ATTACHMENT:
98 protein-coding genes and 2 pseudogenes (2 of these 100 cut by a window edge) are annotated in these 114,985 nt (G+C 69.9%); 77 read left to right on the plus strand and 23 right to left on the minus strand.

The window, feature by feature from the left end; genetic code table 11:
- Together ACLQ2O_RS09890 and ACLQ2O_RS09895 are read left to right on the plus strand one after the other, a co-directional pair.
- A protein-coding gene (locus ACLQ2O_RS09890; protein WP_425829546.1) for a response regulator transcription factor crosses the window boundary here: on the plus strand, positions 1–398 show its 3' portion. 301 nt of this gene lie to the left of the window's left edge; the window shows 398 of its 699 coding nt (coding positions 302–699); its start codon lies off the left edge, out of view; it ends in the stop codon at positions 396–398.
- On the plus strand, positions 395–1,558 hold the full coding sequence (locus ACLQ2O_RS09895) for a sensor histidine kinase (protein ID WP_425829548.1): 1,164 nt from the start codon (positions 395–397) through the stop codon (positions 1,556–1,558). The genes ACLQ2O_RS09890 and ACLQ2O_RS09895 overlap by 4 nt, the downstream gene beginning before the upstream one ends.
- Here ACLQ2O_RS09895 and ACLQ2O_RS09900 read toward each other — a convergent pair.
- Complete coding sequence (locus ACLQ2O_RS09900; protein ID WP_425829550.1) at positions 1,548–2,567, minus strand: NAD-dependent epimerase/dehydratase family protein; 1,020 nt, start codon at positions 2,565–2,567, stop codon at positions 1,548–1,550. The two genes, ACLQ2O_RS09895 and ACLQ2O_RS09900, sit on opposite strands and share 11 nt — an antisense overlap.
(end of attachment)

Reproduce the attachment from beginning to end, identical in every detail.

98 protein-coding genes and 2 pseudogenes (2 of these 100 cut by a window edge) are annotated in these 114,985 nt (G+C 69.9%); 77 read left to right on the plus strand and 23 right to left on the minus strand.

The window, feature by feature from the left end; genetic code table 11:
- Together ACLQ2O_RS09890 and ACLQ2O_RS09895 are read left to right on the plus strand one after the other, a co-directional pair.
- A protein-coding gene (locus ACLQ2O_RS09890; protein WP_425829546.1) for a response regulator transcription factor crosses the window boundary here: on the plus strand, positions 1–398 show its 3' portion. 301 nt of this gene lie to the left of the window's left edge; the window shows 398 of its 699 coding nt (coding positions 302–699); its start codon lies off the left edge, out of view; it ends in the stop codon at positions 396–398.
- On the plus strand, positions 395–1,558 hold the full coding sequence (locus ACLQ2O_RS09895) for a sensor histidine kinase (protein ID WP_425829548.1): 1,164 nt from the start codon (positions 395–397) through the stop codon (positions 1,556–1,558). The genes ACLQ2O_RS09890 and ACLQ2O_RS09895 overlap by 4 nt, the downstream gene beginning before the upstream one ends.
- Here ACLQ2O_RS09895 and ACLQ2O_RS09900 read toward each other — a convergent pair.
- Complete coding sequence (locus ACLQ2O_RS09900; protein ID WP_425829550.1) at positions 1,548–2,567, minus strand: NAD-dependent epimerase/dehydratase family protein; 1,020 nt, start codon at positions 2,565–2,567, stop codon at positions 1,548–1,550. The two genes, ACLQ2O_RS09895 and ACLQ2O_RS09900, sit on opposite strands and share 11 nt — an antisense overlap.